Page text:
Really useful knowledge and the politics of radical education with reference to the working class press, 1848-1870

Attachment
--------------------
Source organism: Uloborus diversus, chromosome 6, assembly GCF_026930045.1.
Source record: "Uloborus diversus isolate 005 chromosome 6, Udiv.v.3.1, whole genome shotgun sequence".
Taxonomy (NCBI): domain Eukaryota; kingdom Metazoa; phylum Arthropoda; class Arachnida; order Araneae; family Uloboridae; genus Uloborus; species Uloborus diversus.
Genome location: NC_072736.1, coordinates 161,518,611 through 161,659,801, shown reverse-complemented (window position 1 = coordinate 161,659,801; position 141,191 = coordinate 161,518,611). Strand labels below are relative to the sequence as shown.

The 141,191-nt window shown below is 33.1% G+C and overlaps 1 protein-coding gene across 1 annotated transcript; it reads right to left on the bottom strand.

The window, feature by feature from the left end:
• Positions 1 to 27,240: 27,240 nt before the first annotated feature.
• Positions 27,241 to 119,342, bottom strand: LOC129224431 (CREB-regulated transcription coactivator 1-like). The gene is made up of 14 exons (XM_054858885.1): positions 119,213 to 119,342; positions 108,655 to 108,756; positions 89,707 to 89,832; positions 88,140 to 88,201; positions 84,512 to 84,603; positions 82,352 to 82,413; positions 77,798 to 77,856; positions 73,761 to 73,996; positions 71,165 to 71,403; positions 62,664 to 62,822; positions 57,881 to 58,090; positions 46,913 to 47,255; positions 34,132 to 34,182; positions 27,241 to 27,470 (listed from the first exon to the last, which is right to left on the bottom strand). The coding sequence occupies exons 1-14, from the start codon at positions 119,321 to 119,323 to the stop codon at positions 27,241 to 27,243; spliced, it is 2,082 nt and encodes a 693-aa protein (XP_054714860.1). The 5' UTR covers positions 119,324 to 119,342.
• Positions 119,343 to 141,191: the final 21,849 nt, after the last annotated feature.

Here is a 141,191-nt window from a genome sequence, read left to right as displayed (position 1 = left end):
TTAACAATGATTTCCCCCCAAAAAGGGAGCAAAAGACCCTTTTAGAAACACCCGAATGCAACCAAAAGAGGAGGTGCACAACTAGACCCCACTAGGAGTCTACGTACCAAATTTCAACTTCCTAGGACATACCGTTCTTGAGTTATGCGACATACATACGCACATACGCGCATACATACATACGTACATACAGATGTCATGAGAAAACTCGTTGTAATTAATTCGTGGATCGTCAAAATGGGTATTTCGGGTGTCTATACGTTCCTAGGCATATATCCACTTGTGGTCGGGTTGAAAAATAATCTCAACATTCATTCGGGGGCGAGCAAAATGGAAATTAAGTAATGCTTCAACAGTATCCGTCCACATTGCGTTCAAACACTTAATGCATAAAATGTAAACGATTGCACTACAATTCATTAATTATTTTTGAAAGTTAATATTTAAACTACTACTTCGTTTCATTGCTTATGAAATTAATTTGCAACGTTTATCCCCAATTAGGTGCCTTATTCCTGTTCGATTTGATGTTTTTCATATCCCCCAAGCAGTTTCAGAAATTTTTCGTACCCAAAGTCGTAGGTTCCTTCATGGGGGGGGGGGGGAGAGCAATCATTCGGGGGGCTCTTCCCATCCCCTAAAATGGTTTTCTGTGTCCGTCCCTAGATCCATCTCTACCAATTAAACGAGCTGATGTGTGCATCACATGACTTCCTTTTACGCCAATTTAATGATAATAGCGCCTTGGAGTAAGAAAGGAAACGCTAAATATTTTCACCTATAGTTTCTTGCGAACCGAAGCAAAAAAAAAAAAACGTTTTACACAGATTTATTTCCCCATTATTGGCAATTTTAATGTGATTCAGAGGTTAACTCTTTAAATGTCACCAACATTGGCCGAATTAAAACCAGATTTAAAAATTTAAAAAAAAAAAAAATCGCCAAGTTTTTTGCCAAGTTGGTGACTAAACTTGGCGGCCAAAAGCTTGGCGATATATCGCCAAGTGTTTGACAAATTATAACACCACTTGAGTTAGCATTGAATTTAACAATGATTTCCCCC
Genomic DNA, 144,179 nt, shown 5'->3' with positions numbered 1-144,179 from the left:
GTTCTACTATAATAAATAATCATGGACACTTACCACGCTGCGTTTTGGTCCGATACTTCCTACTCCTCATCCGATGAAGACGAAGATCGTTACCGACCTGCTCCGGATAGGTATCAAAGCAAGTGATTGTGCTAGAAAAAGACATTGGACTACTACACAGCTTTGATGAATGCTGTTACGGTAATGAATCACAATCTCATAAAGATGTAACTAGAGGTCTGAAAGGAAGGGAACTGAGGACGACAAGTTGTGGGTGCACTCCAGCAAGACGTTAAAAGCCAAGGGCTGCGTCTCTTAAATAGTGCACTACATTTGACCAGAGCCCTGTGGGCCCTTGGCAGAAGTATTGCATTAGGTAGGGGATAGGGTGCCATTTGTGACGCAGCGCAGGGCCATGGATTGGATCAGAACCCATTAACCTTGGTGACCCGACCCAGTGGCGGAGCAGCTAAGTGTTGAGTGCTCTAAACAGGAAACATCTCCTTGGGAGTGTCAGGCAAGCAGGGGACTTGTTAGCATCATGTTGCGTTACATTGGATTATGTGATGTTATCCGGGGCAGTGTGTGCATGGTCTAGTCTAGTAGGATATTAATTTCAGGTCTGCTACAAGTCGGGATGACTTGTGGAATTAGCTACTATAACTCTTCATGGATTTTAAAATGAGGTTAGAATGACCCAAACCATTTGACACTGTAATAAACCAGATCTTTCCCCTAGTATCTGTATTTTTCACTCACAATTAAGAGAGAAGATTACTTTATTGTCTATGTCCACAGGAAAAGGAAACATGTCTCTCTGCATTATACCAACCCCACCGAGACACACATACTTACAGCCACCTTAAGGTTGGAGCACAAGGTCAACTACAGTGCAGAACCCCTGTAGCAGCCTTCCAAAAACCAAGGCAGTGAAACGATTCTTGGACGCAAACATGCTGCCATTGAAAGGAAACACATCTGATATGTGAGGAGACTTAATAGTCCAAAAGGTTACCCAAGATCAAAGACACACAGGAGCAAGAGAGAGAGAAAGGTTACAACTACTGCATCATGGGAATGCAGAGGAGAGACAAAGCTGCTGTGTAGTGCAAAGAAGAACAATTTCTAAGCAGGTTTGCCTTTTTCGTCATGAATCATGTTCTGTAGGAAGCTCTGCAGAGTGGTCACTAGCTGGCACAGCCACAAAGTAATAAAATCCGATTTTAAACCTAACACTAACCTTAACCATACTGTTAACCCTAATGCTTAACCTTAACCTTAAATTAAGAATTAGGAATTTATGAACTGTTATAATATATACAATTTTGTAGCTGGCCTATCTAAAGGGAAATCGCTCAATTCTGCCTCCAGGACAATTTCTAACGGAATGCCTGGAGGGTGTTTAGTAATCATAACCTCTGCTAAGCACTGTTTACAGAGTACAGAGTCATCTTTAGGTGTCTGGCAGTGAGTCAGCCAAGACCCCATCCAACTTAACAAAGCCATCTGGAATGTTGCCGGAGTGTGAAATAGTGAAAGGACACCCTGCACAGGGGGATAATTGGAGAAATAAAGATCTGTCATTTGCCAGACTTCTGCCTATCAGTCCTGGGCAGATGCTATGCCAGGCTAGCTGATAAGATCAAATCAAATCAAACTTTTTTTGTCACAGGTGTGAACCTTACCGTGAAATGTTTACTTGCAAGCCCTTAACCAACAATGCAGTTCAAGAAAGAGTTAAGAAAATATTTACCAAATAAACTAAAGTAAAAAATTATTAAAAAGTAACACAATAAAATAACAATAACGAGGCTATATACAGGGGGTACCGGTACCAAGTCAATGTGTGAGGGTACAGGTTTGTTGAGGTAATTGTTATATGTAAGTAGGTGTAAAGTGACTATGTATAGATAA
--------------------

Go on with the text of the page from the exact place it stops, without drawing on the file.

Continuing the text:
This work looks at independent working class radical education in England from the year of revolutions, 1848 to the passage of the 1870 Education Act. It takes as its starting point Richard Johnson's analysis of really useful knowledge. Differing, however, from Johnson, it argues that radical ideas and radical working-class education and schools, far from disappearing after 1848, in fact flourished. It takes as its main source the often overlooked pages of the late Chartist and radical working-class press and focuses on the detail of radical meetings and events and the ideas that informed them. After an introductory chapter which firmly situates the research in its theoretical, historical and particularly chronological context, the following three chapters consider the events of 1848 and how these influenced working-class ideas and education. The experience of radicals in the period after 1848 is then considered, when support for Chartism declined but Chartist ideas moved further to the left. Two chapters look at the later 1850s and the little discussed educational strategy for political change put forward by G.J.Holyoake and opposed by W.E Adams. Two final chapters consider the development of radical education in the post- Chartist period of the 1860s and, finally, suggest some conclusions from the work in respect of the politics of the 1870 Education Act and beyond.